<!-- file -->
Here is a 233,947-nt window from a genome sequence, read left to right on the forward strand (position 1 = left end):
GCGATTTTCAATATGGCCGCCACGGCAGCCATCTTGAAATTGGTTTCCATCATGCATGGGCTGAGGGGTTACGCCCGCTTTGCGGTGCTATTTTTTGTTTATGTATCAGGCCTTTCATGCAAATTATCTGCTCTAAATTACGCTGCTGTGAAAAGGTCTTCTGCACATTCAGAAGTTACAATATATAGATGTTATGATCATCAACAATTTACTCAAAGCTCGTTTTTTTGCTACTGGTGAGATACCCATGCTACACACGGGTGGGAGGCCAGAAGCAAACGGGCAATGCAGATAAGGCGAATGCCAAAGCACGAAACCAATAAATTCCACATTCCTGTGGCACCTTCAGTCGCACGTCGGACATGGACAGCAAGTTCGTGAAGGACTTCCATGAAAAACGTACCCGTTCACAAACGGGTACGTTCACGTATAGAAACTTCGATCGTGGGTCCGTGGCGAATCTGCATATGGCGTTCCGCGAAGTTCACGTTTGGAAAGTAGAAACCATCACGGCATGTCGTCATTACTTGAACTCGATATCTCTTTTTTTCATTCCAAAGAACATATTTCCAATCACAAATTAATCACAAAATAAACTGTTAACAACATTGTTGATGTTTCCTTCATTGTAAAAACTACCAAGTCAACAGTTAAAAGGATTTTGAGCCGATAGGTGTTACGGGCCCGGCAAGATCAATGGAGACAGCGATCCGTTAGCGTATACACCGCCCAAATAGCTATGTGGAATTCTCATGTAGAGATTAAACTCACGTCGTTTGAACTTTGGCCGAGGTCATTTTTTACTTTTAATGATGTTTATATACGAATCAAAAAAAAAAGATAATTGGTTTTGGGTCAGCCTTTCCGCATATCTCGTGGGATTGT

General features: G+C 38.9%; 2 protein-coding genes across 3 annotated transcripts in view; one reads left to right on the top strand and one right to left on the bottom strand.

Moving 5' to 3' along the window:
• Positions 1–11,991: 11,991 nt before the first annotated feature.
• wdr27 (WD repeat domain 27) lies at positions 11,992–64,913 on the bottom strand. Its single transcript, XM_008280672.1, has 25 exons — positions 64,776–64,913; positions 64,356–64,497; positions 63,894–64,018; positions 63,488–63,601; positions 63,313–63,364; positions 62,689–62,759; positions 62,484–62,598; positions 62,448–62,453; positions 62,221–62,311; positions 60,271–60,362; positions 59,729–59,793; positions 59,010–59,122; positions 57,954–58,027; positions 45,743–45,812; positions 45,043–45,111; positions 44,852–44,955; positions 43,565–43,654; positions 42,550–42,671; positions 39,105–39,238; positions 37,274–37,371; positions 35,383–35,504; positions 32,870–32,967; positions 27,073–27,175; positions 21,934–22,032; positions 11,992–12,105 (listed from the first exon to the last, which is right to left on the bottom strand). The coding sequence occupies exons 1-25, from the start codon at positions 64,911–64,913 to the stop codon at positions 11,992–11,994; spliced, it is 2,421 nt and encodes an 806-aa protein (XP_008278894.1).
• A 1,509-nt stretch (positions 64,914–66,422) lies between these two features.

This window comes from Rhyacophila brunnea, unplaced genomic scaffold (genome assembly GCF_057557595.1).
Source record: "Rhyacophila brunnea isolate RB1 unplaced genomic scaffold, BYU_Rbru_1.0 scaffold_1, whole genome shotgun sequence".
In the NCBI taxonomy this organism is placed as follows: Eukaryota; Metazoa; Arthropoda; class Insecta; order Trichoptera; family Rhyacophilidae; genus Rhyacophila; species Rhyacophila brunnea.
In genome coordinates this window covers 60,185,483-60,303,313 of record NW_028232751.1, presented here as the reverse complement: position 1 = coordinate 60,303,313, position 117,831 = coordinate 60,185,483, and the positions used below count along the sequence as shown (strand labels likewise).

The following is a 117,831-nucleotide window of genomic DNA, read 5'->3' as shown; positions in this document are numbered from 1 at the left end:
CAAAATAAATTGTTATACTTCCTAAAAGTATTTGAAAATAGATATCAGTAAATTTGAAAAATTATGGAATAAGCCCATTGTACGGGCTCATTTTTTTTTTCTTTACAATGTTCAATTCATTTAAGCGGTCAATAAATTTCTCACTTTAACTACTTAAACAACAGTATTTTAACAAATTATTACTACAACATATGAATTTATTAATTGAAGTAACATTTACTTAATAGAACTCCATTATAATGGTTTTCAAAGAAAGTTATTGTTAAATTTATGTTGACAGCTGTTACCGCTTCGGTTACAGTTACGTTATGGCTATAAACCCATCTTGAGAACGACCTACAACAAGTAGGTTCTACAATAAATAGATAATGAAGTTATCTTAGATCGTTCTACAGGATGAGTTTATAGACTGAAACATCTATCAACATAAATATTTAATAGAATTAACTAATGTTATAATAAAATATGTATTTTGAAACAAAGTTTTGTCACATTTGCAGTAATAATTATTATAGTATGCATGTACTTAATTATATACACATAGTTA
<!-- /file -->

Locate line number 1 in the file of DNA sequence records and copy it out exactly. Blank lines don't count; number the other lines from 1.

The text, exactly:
Here is a 233,947-nt window from a genome sequence, read left to right on the forward strand (position 1 = left end):